When you have mastered your squat form, try a squat progression by adding a small pulse at the bottom of the movement. This creates more time under tension on your muscles as the pulse is performed at the bottom of the range. 

With a resistance band just above your knees, you can also focus on engaging your glutes by pressing your knees out against the band. This helps you to activate your glutes if you tend to feel the muscles more in your quads or hips.

  1. With a resistance band looped around your lower thighs, plant both feet on the floor shoulder-width apart. Gently draw your pubic bone to your belly button (engage pelvic floor). This is your starting position.
  2. Inhale. Looking straight ahead, bend at both the hips and knees, ensuring that your knees remain in line with your toes. Continue bending your knees until your upper legs are parallel with the floor. Ensure that your back remains within a 45- to 90-degree angle to your hips. This is called full squat position.
  3. Exhale. Push through your heels and extend your legs slightly.
  4. Bend your knees again to return to full squat position.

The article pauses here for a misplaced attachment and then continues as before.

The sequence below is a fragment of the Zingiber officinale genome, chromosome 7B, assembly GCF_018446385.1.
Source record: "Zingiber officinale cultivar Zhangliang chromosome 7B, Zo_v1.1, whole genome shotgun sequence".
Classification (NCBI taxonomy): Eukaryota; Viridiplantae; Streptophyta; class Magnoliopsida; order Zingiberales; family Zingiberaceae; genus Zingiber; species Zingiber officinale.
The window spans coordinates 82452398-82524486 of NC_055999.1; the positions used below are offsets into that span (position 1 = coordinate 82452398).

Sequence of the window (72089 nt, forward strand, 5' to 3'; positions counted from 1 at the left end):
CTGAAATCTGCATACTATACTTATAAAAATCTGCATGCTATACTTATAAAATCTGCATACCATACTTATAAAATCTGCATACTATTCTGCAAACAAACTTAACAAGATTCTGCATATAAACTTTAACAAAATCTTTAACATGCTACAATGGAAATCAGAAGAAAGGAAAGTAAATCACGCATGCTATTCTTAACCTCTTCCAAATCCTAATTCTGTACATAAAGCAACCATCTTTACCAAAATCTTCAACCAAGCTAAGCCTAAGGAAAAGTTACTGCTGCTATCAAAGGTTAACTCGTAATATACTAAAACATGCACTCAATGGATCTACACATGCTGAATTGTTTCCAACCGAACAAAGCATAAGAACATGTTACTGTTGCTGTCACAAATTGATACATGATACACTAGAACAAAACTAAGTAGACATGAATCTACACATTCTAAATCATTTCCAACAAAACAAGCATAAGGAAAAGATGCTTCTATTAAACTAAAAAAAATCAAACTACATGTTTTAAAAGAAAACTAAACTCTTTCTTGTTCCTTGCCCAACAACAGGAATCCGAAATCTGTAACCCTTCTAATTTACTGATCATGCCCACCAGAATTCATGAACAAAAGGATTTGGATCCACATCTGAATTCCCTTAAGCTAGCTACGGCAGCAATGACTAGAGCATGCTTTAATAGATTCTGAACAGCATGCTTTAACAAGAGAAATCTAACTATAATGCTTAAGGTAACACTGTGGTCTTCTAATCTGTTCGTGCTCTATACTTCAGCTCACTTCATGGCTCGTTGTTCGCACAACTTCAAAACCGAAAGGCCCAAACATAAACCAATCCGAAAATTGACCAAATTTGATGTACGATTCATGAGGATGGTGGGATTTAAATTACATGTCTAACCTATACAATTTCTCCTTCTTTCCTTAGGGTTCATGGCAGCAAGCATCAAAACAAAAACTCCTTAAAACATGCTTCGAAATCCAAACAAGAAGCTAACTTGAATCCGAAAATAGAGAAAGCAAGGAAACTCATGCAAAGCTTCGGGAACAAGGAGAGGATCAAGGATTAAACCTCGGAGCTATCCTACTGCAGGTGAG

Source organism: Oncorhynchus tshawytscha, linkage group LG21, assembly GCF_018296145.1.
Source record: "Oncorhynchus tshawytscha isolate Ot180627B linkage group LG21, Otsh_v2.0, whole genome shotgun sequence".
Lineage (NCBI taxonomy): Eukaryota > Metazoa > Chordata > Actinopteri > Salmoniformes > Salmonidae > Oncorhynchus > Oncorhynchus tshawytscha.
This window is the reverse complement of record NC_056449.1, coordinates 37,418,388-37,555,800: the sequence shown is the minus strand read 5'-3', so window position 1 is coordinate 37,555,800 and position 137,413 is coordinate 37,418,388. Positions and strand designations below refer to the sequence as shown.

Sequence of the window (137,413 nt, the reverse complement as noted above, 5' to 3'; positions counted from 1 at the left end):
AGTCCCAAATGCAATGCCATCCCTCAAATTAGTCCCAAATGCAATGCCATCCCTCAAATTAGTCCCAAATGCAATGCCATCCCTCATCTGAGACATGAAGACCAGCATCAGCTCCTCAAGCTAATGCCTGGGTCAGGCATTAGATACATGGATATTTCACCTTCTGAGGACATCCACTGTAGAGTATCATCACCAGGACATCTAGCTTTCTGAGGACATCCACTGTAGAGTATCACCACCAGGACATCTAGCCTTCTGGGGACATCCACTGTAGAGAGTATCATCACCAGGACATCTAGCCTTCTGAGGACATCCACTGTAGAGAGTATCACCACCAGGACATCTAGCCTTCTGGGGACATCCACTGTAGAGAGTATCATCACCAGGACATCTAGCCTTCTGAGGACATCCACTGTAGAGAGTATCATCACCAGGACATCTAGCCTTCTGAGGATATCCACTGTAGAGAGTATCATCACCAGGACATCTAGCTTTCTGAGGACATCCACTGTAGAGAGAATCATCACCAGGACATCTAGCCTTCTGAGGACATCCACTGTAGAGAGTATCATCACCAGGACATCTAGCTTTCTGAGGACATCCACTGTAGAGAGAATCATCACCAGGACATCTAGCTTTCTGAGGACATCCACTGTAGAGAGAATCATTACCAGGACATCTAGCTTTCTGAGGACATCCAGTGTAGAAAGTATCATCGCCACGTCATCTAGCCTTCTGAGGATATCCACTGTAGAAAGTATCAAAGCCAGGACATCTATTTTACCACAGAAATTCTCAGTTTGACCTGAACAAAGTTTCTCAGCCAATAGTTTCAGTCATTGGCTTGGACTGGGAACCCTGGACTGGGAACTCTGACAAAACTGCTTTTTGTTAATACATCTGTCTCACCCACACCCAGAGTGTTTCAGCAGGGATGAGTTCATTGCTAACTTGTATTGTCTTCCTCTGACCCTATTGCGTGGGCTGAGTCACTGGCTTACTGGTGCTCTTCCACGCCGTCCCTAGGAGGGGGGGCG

Continue this pulse action, inhaling for two pulses and exhaling for two pulses.

Reverse lunge and knee-up

Reverse lunges can be wobbly if you haven’t built up your core strength yet, but are a great way to get deeper into your lunge to work the glutes, hamstrings and quads. 

Practicing alternating lunges before attempting a side lunge variation can help you to get comfortable with the forwards and backwards motion. Adding a knee-up develops and improves strength and stability in your legs — if you want to increase the difficulty, add some weight with dumbbells or a barbell!

  1. Plant both feet on the floor shoulder-width apart. This is your starting position.
  2. Inhale. Carefully take a big step backwards with your right foot. As you plant your foot on the floor, bend both knees to approximately 90 degrees, ensuring that your weight is evenly distributed between both legs. If done correctly, your front knee should be aligned with your ankle and your back knee should be hovering just off the floor.
  3. Exhale. Extend both knees and transfer your weight onto your left foot. At the same time, elevate your right foot to bring your knee into your chest.
  4. Inhale. Lower your right leg to return to the starting position, but without resting your foot on the mat.
    Complete an equal number of repetitions on both sides.

Advanced leg exercises

If you’re up for a challenge, try to incorporate more unilateral movements into your routine to focus and engage one side of your body at a time. This requires more stability and can help to correct any muscular imbalances across your body.

Bulgarian split squat

In this squat variation, you’ll train one leg at a time. Although it sounds scary, the Bulgarian split squat is actually really easy to learn.